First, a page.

The book began when I received an invitation to spend three months at the Viadrina University located in the border town of Frankfurt Oder on the German side, and Słubice across the river on the Polish side. The project had a bit of a double nature and, as you mention, saw me attending a linguistics seminar as a way to spend an extended amount of time in Germany. You could say the book began with a deceit. By daylight, I attended the linguistics seminar in Frankfurt Oder, and by night, I attended to my own writing and the desire to be in my birth city, Berlin (about an hour west from Frankfurt Oder).

In another way, the book began several years before when I decided to walk along former border regions in Europe and spent a summer crossing the Pyrenees, walking along Lands’ End in Spain, the Mediterranean, and Berlin’s former East-West division.

At that point, I had been away from Europe for about four years and found myself needing to reconnect with questions close to my upbringing and Europe’s intense history of border enforcement and migrant deterrence. On a personal and somewhat visceral level, I felt that there were certain keys in the place of one’s birth, that the ground itself could open and reveal something inaccessible elsewhere. I do not mean to make a case for homeland or national registers of belonging. It feels less cultural and more connected to the landscape, the spirit of a place. There is a certain feeling I notice when I return to Germany, one I really cannot summon anywhere else. It was this feeling I wanted to be close to, and in an extended sense it related to border landscapes and the walls, historical and present, I found myself living with.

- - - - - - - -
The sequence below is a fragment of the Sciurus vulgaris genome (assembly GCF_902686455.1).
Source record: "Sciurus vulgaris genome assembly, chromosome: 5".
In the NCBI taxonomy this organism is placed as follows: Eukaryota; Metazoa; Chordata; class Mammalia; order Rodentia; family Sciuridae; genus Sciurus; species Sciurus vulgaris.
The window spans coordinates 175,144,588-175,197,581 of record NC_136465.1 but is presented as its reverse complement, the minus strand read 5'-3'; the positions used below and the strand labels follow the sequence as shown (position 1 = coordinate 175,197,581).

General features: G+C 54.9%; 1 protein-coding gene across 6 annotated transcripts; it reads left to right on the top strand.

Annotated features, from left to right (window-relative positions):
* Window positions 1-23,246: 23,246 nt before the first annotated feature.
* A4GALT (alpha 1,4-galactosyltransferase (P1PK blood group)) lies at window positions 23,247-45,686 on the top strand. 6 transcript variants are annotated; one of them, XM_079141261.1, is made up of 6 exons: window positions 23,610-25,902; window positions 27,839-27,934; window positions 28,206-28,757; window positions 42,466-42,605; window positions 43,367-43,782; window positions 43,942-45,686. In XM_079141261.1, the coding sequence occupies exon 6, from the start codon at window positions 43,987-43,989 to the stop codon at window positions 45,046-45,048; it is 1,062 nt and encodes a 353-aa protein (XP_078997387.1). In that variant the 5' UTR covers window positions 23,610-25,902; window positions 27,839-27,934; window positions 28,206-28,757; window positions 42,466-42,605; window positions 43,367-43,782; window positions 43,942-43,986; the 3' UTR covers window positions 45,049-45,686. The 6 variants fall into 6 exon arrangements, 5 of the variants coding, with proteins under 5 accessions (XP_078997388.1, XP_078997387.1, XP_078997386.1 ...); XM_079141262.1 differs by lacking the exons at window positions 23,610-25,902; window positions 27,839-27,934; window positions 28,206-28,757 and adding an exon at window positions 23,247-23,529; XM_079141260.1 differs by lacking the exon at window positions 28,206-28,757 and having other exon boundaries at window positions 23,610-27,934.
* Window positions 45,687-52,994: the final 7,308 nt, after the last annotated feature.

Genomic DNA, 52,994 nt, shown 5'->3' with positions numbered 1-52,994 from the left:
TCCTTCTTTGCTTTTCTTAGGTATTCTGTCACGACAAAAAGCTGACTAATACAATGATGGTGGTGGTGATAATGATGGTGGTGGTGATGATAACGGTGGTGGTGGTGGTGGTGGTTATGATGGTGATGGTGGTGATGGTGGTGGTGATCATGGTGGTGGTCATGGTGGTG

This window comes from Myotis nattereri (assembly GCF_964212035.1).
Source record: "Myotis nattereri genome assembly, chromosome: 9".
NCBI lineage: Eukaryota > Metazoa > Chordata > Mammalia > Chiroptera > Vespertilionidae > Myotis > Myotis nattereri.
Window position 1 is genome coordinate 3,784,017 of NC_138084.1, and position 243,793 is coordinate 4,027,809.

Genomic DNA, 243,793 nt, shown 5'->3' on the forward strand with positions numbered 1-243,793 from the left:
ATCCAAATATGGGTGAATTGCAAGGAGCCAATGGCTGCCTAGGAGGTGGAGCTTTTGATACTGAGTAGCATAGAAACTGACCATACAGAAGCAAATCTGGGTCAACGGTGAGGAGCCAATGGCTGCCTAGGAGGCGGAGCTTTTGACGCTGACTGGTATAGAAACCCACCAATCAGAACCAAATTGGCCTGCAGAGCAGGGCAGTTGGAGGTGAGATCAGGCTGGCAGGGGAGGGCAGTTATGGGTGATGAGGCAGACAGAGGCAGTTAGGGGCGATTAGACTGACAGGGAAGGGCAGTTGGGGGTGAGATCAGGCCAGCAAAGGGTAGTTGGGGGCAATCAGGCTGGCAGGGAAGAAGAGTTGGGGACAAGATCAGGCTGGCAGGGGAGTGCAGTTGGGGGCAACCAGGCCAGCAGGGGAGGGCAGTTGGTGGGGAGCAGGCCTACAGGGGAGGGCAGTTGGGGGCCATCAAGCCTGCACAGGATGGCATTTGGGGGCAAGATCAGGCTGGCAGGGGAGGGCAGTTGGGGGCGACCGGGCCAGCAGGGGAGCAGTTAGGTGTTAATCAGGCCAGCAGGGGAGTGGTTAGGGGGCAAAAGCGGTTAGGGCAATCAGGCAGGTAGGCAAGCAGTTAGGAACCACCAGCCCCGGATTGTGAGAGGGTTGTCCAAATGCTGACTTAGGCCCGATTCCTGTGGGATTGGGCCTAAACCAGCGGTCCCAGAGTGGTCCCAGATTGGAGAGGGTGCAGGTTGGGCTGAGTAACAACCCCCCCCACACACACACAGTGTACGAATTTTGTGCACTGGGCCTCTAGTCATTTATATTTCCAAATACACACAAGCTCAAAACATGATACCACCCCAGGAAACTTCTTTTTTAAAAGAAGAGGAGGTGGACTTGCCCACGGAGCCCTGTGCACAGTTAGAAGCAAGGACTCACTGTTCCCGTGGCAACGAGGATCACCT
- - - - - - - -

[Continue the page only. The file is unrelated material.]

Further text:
I think now that all of the writing, these visits and physical immersions, were preparatory. I didn’t start consciously writing the book until I returned from the German-Polish border and was back in the US, in the desert of southern Arizona, where I lived at the time. This is when I began to experience a merging between the so-called historical borders I had visited and the present borders of our time. It was the fall of 2016, the election looming. I was sleepless and totally disoriented.

The formal structure of the book emerged incrementally. For my stay in Germany, I had formulated the following research inquiry: what narratives do borders produce, and how do these narratives potentially re-negotiate the border from a space of boundary and separation towards a space of interaction and resilience?